Gearbox’s Borderlands was a fantastic title that did some great things for the FPS as a whole, broadening the genre and offering new styles of gameplay thanks to its RPG-style loot and skill systems. Some might not appreciate the tedious moments this introduces, like dealing with piles and piles of worthless junk guns, but it’s hard to deny that an FPS with RPG elements can work. Shadow Warrior 2, the sequel to 2013’s reboot of the Shadow Warrior series, takes a shot, stab, and slice at this blend as well; while it missteps here and there, most of the game offers graceful ninja-style action.
It’s been some time since the events of the first Shadow Warrior, and the world hasn’t gone untouched by badass mercenary-ninja-assassin Lo Wang’s adventures in that game. The demon and human worlds have merged and demonic influence is felt throughout the land. This is the setting for Wang’s latest quest: he’s rescued a young scientist named Kimiko from his former employer and arch-enemy Orochi Zilla, but she’s been possessed thanks to an evil experiment and has had her soul transferred into Wang’s mind. Lo Wang needs to find out how to get Kimiko back in her own body as well as stopping Zilla’s plans. There’s going to be gallons of gore spilled while he does it.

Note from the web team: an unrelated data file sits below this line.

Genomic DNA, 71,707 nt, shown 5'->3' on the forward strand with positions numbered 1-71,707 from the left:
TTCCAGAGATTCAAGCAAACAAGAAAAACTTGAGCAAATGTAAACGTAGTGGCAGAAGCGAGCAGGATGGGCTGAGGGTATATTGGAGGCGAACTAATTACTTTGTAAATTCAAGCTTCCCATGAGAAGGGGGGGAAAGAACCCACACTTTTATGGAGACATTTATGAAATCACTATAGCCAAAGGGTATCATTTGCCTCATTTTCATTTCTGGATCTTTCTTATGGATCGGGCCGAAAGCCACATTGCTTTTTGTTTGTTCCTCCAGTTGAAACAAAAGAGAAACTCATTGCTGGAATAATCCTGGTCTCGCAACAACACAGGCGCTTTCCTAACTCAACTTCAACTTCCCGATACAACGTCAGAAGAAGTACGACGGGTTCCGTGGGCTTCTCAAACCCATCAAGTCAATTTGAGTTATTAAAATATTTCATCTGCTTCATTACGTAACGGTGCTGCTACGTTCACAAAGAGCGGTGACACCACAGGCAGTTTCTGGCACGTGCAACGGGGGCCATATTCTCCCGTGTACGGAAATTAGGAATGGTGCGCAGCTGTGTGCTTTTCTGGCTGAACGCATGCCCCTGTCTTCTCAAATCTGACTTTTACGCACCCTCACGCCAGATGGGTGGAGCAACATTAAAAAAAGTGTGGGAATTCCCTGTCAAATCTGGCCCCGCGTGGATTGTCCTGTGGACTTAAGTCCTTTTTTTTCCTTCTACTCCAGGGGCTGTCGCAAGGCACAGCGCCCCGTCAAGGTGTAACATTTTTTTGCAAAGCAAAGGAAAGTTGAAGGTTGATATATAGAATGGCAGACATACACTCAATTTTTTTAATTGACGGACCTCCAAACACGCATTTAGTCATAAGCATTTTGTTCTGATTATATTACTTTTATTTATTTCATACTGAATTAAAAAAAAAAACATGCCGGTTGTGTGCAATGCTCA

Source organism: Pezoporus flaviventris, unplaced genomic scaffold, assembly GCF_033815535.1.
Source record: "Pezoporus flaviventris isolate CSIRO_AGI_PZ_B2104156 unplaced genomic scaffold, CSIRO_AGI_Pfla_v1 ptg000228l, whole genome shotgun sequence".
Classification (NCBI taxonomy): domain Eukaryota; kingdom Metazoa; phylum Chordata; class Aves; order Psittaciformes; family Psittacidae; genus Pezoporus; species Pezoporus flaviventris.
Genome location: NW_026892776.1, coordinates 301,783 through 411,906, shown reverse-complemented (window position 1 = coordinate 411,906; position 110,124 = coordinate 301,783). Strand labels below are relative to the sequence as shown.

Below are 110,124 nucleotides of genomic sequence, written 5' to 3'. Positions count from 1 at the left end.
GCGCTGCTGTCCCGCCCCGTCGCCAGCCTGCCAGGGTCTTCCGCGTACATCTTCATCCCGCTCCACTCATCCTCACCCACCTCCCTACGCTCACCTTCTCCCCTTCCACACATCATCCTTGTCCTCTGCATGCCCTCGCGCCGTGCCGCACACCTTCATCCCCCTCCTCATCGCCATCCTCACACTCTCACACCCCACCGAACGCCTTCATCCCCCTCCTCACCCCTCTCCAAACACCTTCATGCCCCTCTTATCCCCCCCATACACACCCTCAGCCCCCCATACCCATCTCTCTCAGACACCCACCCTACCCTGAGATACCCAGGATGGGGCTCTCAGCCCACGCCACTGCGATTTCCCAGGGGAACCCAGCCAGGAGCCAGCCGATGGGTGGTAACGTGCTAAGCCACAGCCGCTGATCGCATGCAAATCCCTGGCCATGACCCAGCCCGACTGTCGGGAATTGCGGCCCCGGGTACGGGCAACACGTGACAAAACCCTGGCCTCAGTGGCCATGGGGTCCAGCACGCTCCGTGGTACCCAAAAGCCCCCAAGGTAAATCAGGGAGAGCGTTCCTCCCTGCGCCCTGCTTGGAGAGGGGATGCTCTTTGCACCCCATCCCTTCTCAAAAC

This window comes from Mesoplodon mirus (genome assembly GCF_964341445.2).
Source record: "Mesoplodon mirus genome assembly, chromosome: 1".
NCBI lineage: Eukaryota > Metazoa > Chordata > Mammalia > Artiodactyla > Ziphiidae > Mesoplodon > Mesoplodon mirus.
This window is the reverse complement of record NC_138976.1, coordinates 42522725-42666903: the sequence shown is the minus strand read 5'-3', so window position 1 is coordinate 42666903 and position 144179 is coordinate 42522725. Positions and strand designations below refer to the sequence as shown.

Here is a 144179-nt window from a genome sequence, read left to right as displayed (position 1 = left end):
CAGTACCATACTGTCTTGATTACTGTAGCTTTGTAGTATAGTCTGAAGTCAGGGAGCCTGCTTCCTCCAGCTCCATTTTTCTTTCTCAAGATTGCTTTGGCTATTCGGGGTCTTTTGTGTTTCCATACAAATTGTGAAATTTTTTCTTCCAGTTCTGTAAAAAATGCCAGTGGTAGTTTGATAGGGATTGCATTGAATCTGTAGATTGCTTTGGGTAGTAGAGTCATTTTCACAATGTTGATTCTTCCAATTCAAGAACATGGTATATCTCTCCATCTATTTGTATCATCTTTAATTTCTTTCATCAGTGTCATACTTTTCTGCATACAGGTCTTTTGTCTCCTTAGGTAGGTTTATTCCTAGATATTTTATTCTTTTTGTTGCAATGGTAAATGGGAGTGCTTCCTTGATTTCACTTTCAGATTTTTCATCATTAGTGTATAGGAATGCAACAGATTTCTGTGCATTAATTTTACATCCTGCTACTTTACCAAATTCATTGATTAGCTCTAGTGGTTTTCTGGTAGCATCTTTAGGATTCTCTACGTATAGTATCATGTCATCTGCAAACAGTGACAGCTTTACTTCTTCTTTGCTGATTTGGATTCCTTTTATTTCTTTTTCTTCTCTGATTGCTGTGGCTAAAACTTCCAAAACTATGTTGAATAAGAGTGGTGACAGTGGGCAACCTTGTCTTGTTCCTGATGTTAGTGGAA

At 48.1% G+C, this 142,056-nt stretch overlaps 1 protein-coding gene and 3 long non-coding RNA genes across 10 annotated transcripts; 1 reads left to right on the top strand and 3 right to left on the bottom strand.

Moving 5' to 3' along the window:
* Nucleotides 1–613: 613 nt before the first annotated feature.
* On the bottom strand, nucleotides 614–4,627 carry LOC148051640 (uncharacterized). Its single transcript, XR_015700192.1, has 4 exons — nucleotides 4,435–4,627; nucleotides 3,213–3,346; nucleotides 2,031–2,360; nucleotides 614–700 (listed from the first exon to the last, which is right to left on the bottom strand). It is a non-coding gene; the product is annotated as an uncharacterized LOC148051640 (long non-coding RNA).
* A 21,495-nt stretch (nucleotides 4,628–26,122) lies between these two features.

The biggest change in this game is the transition to a more action-RPG style of gameplay, with visible damage values and health bars by default as well as a loot system. This has some unusual effects, and they aren’t all great. For instance, playing on higher difficulty levels offers better loot, but the increased health and damage ratings on enemies tends to make them feel like bullet sponges; the visceral power offered by the original Shadow Warrior’s weaponry dies off a bit when it takes three or four charged katana strikes to kill a foe rather than just one. The loot system itself is also a bit of a pain at times, with the game offering massive piles of useless junk and a few useful trinkets here and there. Borderlands does the same thing with guns and the act of picking up garbage and selling it is as mundane here as it is there.
On the other hand, greater depth comes with a massive number of different, customizable weapons can’t be denied. Each weapon has a different feel and when you find your favorite you’re able to use loot to trick it out to your liking. The chainsaw-style weapons in particular are absolutely amazing, offering an incredibly brutal shower of gore as you slice through your foes. More weapons is a good thing no matter how you slice it…or, I guess, how many times you have to slice it because you’re playing on Hard. Something must also be said for the dash move, offering Lo Wang the ability to zoom all over each level, dicing one foe apart before moving on to the next. Once you’ve gotten the hang of dashing, you’ll feel like a real ninja, and bullet-sponge enemies can’t take that away.